Coil type does not affect angiographic follow-up outcomes of cerebral aneurysm coiling: A systematic review and meta-analysis

I. Rezek, G. Mousan, Z. Wang, M. H. Murad, D. F. Kallmes

Research output: Contribution to journalArticlepeer-review

22 Scopus citations


BACKGROUND AND PURPOSE: Previous studies varied in their conclusions about the superiority of second-generation coils compared with bare platinum. In this systematic review and meta-analysis, we assessed differences in reported unfavorable angiographic outcomes of cerebral aneurysms treated with coil embolization as a function of coil type. MATERIALS AND METHODS: This systematic review covered 1999-2011 through the use of Ovid MEDLINE and EMBASE. Search terms were "subarachnoid hemorrhage", "intracranial aneurysms", "endovascular treatment", and "coiling." Inclusion criteria were studies reporting >50 aneurysms with imaging follow-up. We defined "unfavorable angiographic outcome" as either "recanalization", <90% occlusion, or "incomplete occlusion" at follow-up. Rates of unfavorable outcomes were pooled through the use of random effects models and compared across various coil types. Multivariate random effects meta-regression models were used to further explore the differences in outcomes related to coil type. RESULTS: We included 82 studies, comprising 90 patient cohorts, among which, 65 (72%) used bare platinum coils, 8 (8.9%) used Matrix, 11 (12%) used HydroCoil, and 6 (6.7%) used Cerecyte. The overall unfavorable outcome rate was 19% (95% CI: 17%, 21%). Unfavorable outcome rates were 20% (95% CI: 17%, 22%) for bare platinum coils, 23% (95% CI: 16%, 29%) for Matrix, 15% (95% CI: 9%, 21%) for HydroCoil, and 15% (95% CI: 7%, 23%) for Cerecyte, respectively. The difference in unfavorable outcome rates among the various coil types was not statistically significant after adjusting for baseline characteristics, including aneurysm size, rupture status, and follow-up duration. CONCLUSIONS: The rate of unfavorable angiographic outcomes was not statistically different across the major approved coil types. The quality of the evidence, however, remains low because of high heterogeneity, small sample size, and potential publication bias.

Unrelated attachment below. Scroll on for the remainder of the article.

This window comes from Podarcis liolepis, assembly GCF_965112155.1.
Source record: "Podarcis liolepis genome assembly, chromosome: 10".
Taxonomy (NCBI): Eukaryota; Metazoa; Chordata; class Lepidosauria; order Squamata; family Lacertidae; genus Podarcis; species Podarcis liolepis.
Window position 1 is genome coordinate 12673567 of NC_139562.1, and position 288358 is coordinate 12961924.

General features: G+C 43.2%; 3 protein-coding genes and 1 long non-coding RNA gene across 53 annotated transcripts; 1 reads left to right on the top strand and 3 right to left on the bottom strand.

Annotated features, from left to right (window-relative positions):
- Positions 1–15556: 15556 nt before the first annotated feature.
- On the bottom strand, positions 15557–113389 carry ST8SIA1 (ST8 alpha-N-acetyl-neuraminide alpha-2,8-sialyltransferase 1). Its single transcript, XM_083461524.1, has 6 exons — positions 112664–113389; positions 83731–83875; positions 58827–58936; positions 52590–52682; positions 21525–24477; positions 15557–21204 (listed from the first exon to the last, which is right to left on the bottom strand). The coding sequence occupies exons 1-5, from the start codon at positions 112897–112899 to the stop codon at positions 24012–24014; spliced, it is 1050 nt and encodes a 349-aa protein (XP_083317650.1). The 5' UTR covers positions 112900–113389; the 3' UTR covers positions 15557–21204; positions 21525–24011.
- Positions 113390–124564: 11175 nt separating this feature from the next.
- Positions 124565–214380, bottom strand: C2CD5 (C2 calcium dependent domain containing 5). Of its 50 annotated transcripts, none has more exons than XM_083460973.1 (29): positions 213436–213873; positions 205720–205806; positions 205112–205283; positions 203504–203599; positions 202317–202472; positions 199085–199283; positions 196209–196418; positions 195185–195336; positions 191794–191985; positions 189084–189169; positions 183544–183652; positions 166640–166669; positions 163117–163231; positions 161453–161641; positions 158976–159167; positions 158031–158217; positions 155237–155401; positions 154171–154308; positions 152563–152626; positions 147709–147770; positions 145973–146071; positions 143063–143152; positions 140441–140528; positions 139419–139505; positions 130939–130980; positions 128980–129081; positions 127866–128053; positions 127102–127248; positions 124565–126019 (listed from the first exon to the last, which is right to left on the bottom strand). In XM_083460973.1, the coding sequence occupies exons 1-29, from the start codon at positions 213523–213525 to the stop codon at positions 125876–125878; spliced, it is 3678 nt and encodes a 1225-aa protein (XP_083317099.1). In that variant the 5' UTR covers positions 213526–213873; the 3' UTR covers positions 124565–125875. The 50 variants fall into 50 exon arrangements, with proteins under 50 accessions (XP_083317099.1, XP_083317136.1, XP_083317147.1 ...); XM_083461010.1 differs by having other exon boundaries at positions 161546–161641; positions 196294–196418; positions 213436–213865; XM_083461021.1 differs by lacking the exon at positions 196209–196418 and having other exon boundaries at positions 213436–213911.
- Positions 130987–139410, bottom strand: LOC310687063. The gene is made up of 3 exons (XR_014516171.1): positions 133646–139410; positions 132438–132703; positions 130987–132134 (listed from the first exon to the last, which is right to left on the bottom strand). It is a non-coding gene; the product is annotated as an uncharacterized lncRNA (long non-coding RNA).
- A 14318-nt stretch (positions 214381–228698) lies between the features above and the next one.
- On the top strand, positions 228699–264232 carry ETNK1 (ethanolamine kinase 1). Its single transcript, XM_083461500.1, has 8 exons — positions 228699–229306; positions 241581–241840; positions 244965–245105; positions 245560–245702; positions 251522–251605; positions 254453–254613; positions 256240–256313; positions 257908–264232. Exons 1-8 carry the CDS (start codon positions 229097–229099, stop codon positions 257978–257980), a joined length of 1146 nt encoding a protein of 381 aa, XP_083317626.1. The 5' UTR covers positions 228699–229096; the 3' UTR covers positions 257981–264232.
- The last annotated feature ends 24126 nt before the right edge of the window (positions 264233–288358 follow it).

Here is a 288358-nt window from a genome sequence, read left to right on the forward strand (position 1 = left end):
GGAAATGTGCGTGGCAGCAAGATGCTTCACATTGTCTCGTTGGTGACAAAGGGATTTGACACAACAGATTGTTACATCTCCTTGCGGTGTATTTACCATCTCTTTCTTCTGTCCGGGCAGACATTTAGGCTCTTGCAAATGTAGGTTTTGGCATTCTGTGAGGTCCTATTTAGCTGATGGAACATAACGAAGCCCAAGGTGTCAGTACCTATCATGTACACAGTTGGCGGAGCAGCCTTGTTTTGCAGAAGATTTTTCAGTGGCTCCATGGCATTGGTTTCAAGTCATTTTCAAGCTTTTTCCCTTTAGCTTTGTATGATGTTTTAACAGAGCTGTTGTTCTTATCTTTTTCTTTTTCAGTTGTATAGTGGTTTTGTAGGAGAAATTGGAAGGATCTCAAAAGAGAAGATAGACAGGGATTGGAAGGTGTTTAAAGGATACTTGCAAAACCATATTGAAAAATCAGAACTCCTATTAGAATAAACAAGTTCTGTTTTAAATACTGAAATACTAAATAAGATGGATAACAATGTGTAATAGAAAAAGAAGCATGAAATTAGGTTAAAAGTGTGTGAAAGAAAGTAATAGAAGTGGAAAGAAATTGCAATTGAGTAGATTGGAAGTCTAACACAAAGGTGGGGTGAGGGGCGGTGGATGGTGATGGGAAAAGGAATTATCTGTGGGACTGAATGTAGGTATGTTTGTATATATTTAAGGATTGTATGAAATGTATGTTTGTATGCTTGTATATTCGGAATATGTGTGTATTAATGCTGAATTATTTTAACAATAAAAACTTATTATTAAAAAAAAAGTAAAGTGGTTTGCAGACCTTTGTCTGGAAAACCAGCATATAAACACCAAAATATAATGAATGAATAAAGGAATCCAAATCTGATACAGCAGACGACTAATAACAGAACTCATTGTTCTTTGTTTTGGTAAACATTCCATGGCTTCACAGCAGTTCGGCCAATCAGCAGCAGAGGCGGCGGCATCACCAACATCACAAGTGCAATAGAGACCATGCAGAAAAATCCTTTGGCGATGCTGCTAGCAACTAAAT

Original languageEnglish (US)
Pages (from-to)1769-1773
Number of pages5
JournalAmerican Journal of Neuroradiology
Issue number9
StatePublished - Sep 2013

ASJC Scopus subject areas

  • Radiology Nuclear Medicine and imaging
  • Clinical Neurology


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